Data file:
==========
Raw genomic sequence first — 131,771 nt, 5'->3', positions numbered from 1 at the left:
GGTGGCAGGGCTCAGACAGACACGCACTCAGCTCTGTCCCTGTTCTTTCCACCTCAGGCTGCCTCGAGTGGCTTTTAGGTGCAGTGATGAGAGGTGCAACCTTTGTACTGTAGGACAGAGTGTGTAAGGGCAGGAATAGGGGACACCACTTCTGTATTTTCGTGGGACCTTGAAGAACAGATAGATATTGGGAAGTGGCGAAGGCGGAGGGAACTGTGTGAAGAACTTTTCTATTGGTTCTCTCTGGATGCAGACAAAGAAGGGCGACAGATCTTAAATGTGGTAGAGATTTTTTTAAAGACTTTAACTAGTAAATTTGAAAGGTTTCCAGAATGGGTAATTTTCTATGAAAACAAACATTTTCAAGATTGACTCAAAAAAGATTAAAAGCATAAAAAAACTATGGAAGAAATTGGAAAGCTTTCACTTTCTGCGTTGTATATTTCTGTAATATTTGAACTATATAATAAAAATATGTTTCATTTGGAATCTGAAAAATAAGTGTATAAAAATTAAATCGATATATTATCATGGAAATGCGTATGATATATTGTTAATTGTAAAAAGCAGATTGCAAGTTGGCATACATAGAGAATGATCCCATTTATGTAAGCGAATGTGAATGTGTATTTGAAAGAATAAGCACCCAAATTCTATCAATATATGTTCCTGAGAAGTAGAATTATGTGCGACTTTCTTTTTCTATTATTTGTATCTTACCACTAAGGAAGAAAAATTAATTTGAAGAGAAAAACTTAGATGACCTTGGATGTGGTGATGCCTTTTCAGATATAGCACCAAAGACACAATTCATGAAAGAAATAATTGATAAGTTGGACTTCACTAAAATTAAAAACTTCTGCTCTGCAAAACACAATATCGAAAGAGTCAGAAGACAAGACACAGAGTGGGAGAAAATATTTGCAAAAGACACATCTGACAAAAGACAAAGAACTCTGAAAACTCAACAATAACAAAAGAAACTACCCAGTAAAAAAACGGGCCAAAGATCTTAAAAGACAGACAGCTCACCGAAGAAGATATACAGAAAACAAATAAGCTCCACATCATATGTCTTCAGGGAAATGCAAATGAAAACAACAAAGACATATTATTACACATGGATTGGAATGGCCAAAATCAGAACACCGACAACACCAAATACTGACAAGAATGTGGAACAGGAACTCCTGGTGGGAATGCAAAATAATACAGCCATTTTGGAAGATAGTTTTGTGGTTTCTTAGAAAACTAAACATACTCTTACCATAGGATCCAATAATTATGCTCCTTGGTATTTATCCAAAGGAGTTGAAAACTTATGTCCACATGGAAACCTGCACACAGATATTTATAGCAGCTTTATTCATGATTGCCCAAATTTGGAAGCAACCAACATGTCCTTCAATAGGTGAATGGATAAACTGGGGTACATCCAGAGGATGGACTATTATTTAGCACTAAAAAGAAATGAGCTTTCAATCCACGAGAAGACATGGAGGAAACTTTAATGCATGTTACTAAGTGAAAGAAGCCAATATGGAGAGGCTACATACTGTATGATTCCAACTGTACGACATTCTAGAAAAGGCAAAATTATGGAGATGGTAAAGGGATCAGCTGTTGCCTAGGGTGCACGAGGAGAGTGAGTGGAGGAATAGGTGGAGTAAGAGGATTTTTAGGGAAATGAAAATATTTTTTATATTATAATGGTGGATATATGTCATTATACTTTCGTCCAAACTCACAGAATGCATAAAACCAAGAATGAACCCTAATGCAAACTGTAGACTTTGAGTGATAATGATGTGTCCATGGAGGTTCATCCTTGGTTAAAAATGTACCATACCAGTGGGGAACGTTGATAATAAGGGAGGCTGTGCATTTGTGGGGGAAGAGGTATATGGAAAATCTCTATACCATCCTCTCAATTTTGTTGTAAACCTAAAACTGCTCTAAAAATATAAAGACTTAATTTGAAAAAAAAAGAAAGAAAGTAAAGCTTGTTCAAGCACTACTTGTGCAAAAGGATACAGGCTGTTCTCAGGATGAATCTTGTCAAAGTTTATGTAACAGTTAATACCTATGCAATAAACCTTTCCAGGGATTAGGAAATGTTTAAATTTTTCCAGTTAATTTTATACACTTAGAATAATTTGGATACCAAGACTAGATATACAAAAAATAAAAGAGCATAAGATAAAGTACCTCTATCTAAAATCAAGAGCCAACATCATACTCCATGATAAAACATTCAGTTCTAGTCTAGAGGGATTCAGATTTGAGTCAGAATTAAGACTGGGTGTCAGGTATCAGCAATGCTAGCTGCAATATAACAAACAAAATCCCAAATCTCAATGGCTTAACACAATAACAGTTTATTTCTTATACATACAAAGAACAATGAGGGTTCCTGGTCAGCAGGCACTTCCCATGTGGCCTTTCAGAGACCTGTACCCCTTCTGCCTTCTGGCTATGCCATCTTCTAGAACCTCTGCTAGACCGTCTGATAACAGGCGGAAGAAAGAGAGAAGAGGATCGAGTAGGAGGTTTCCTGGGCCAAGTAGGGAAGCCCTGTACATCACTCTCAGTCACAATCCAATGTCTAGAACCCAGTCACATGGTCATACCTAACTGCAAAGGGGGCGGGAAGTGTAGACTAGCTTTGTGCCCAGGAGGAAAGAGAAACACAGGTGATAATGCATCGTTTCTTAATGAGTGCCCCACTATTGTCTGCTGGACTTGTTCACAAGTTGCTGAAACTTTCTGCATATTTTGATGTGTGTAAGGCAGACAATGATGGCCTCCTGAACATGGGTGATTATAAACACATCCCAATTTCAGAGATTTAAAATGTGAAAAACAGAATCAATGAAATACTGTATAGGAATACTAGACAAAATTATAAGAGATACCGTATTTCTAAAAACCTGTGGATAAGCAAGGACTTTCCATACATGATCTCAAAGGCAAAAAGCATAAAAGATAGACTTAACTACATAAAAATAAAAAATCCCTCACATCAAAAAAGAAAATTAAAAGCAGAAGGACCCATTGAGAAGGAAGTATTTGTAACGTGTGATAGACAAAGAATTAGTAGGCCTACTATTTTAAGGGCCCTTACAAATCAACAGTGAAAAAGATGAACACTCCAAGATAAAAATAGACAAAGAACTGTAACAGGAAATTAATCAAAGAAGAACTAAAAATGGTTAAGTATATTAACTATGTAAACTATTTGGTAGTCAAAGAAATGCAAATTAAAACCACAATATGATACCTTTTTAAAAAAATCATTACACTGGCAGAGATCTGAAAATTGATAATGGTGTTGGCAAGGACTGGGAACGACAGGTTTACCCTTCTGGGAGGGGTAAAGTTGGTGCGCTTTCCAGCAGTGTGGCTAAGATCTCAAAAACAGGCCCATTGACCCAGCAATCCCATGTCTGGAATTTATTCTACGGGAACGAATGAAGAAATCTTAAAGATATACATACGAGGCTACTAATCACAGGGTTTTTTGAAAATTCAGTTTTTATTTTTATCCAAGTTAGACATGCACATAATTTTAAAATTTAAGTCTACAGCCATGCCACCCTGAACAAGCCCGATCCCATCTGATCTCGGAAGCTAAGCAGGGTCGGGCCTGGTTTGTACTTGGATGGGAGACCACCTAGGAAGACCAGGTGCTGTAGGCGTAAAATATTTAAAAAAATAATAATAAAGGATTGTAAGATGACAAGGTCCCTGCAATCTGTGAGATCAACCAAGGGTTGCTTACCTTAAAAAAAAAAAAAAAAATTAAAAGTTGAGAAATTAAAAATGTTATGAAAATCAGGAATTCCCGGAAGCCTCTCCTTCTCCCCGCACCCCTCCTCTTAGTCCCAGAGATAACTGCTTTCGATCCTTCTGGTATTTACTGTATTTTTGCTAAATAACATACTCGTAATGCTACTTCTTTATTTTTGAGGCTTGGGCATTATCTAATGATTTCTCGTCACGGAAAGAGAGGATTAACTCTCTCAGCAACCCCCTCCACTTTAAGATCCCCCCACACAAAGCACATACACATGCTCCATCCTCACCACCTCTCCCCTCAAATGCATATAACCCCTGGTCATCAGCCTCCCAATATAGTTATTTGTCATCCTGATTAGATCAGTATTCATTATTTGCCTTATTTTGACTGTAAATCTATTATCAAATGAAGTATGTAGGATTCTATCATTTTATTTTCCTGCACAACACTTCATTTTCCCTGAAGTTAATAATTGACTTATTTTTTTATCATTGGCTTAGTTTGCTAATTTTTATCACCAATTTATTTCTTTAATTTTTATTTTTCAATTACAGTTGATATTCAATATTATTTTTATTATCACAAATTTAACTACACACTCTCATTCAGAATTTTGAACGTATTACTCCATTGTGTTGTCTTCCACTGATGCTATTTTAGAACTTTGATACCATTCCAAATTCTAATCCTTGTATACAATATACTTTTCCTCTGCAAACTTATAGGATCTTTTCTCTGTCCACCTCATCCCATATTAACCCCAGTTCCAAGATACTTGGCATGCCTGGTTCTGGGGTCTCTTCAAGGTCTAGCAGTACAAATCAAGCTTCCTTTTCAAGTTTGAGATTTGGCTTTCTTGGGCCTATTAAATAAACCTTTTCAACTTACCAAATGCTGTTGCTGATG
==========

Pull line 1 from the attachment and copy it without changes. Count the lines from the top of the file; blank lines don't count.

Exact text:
Raw genomic sequence first — 131,771 nt, 5'->3', positions numbered from 1 at the left: